New York, Los Angeles, and other big metropolitan centers are cashing in on a booming bioscience industry producing everything from medical devices to livestock feed.
Bioscience is becoming an increasingly attractive field for companies and cities alike, according to a new study.
In 2004, 1.2 million people worked in the bioscience industry at more than 40,000 businesses. While bioscience firms were located in almost every state, the top locations for employment in the biosciences are New York and Los Angeles, according to the study prepared by Battelle on behalf of the Biotechnology Industry Organization.
"Nearly every large metropolitan area in the United States is actively pursuing bioscience-industry development," Patrick Kelly, vice president of state government relations for the Biotechnology Industry Organization, said in a statement. "The biosciences not only have the potential to create high-skill, high-wage jobs, but the industry is also developing technologies that can improve the quality of health-care and agriculture, and help meet our nation's growing energy needs."
One-third of people employed in the biosciences work in the field of medical devices and equipment, and another third work in jobs related to research, testing, and medical laboratories. One-quarter of bioscience jobs are in the drugs and pharmaceuticals industry, while the rest (8 percent) come from the field of agricultural feedstock and chemicals.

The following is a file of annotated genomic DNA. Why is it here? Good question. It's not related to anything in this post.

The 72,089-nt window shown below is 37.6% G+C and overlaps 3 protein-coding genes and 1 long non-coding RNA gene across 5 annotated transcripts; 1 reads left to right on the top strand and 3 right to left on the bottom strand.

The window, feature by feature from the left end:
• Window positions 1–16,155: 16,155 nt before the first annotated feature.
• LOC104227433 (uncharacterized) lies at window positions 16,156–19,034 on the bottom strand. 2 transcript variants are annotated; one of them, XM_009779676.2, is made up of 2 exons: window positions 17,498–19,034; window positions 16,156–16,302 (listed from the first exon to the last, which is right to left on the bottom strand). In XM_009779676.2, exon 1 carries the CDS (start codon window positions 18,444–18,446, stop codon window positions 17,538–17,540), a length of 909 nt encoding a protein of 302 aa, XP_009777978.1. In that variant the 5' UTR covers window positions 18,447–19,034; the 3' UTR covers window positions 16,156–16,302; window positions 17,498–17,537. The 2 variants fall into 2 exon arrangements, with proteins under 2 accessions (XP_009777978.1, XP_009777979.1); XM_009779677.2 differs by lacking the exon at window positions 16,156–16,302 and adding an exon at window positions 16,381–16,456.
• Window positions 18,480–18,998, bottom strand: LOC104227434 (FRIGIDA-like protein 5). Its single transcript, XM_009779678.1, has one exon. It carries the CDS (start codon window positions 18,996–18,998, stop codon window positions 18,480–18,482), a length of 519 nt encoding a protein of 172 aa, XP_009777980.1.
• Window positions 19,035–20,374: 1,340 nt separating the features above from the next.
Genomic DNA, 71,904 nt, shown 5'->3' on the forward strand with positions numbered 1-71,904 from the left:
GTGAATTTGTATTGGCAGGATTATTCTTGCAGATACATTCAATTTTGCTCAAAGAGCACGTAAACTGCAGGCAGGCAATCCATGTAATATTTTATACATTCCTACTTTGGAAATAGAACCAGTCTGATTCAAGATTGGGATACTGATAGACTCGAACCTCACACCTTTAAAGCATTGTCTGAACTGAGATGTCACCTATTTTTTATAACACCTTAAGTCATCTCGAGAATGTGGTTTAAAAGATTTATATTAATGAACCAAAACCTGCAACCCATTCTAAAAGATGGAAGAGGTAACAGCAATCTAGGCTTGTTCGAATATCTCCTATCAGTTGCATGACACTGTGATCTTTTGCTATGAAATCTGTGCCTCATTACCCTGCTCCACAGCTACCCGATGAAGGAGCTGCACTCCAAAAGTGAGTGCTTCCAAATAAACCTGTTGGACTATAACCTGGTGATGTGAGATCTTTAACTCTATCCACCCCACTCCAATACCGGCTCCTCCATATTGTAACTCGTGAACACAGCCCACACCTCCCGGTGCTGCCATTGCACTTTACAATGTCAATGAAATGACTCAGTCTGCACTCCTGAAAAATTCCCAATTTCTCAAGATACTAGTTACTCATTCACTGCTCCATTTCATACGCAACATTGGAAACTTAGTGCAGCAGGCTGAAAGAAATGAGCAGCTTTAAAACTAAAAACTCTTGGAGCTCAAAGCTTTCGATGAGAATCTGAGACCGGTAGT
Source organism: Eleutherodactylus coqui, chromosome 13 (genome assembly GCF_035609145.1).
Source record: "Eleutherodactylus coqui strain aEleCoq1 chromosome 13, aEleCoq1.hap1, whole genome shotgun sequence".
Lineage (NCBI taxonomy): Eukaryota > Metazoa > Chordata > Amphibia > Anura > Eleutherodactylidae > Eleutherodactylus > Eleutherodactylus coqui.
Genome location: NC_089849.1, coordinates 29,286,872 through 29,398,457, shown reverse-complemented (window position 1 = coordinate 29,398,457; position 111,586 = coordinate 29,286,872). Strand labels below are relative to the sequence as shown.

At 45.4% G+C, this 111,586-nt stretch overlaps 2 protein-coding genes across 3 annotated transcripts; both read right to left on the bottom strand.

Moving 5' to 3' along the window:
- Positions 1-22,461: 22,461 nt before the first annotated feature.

Nearly 200 of the 361 metropolitan statistical areas, or MSAs, studied in the report specialize in at least one of the four primary bioscience sectors, and 25 MSAs in the United States have more than 10,000 people working in the biosciences sector. Besides New York and Los Angeles, which ranked first and second in employment, other metro areas with high employment in the biosciences include Philadelphia (No. 3), Chicago (No. 4), and Boston (No. 5).
"We're seeing significant interest from state and regional development authorities in the biosciences," Kelly said.
The report profiled seven regions -- Boulder, Colo.; Durham, N.C.; Flagstaff, Ariz.; Kansas City, Mo.; Madison, Wisc.; Philadelphia; and St. Louis -- which are investing to recruit and develop new biosciences businesses in their region by creating the research base, talent pool, capital markets, and commercialization capabilities that such firms need.
"This report shows that the biosciences are a key driver in the development of regional technology-based economies throughout the United States, offering a way for regions to diversify their economies," Walter H. Plosila, vice president of the Battelle Technology Partnership Practice, said in a statement.